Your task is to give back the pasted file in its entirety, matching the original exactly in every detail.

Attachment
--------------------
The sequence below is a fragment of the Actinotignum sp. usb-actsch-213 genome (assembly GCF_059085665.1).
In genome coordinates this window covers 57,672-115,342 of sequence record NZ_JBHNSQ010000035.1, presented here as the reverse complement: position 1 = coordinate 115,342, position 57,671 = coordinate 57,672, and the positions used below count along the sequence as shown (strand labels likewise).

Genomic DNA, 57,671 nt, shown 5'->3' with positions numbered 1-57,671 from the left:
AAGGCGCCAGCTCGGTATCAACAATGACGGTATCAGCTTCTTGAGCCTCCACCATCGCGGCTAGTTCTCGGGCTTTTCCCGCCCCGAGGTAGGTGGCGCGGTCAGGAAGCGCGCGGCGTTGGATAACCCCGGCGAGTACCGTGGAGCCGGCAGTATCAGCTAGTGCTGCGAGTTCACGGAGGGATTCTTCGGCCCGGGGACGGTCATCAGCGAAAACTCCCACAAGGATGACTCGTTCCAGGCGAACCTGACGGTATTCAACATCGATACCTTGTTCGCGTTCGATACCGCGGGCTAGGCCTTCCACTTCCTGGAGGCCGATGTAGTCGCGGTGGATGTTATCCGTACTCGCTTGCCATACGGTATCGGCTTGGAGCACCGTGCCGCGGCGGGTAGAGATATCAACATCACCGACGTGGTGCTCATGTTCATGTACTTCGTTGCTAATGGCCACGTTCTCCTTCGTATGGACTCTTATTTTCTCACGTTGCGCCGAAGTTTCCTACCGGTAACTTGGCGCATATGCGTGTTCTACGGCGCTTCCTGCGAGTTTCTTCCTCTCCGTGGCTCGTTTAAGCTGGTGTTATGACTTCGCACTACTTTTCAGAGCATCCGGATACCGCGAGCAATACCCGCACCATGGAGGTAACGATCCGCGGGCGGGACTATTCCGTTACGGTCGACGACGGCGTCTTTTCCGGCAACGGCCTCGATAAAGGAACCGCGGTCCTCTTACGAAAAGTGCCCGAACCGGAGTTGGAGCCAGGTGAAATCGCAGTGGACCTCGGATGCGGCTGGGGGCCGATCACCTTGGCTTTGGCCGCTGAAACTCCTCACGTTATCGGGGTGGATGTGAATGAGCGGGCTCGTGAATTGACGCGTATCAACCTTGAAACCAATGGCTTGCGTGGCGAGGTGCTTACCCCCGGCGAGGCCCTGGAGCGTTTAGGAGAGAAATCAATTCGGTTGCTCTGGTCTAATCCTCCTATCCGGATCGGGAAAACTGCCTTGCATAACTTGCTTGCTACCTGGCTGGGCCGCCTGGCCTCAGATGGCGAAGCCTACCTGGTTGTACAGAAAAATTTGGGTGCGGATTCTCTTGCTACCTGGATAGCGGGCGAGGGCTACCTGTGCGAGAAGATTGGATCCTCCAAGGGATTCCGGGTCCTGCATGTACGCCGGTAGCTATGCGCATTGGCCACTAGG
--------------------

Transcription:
The sequence below is a fragment of the Actinotignum sp. usb-actsch-213 genome (assembly GCF_059085665.1).
In genome coordinates this window covers 57,672-115,342 of sequence record NZ_JBHNSQ010000035.1, presented here as the reverse complement: position 1 = coordinate 115,342, position 57,671 = coordinate 57,672, and the positions used below count along the sequence as shown (strand labels likewise).

Genomic DNA, 57,671 nt, shown 5'->3' with positions numbered 1-57,671 from the left:
AAGGCGCCAGCTCGGTATCAACAATGACGGTATCAGCTTCTTGAGCCTCCACCATCGCGGCTAGTTCTCGGGCTTTTCCCGCCCCGAGGTAGGTGGCGCGGTCAGGAAGCGCGCGGCGTTGGATAACCCCGGCGAGTACCGTGGAGCCGGCAGTATCAGCTAGTGCTGCGAGTTCACGGAGGGATTCTTCGGCCCGGGGACGGTCATCAGCGAAAACTCCCACAAGGATGACTCGTTCCAGGCGAACCTGACGGTATTCAACATCGATACCTTGTTCGCGTTCGATACCGCGGGCTAGGCCTTCCACTTCCTGGAGGCCGATGTAGTCGCGGTGGATGTTATCCGTACTCGCTTGCCATACGGTATCGGCTTGGAGCACCGTGCCGCGGCGGGTAGAGATATCAACATCACCGACGTGGTGCTCATGTTCATGTACTTCGTTGCTAATGGCCACGTTCTCCTTCGTATGGACTCTTATTTTCTCACGTTGCGCCGAAGTTTCCTACCGGTAACTTGGCGCATATGCGTGTTCTACGGCGCTTCCTGCGAGTTTCTTCCTCTCCGTGGCTCGTTTAAGCTGGTGTTATGACTTCGCACTACTTTTCAGAGCATCCGGATACCGCGAGCAATACCCGCACCATGGAGGTAACGATCCGCGGGCGGGACTATTCCGTTACGGTCGACGACGGCGTCTTTTCCGGCAACGGCCTCGATAAAGGAACCGCGGTCCTCTTACGAAAAGTGCCCGAACCGGAGTTGGAGCCAGGTGAAATCGCAGTGGACCTCGGATGCGGCTGGGGGCCGATCACCTTGGCTTTGGCCGCTGAAACTCCTCACGTTATCGGGGTGGATGTGAATGAGCGGGCTCGTGAATTGACGCGTATCAACCTTGAAACCAATGGCTTGCGTGGCGAGGTGCTTACCCCCGGCGAGGCCCTGGAGCGTTTAGGAGAGAAATCAATTCGGTTGCTCTGGTCTAATCCTCCTATCCGGATCGGGAAAACTGCCTTGCATAACTTGCTTGCTACCTGGCTGGGCCGCCTGGCCTCAGATGGCGAAGCCTACCTGGTTGTACAGAAAAATTTGGGTGCGGATTCTCTTGCTACCTGGATAGCGGGCGAGGGCTACCTGTGCGAGAAGATTGGATCCTCCAAGGGATTCCGGGTCCTGCATGTACGCCGGTAGCTATGCGCATTGGCCACTAGG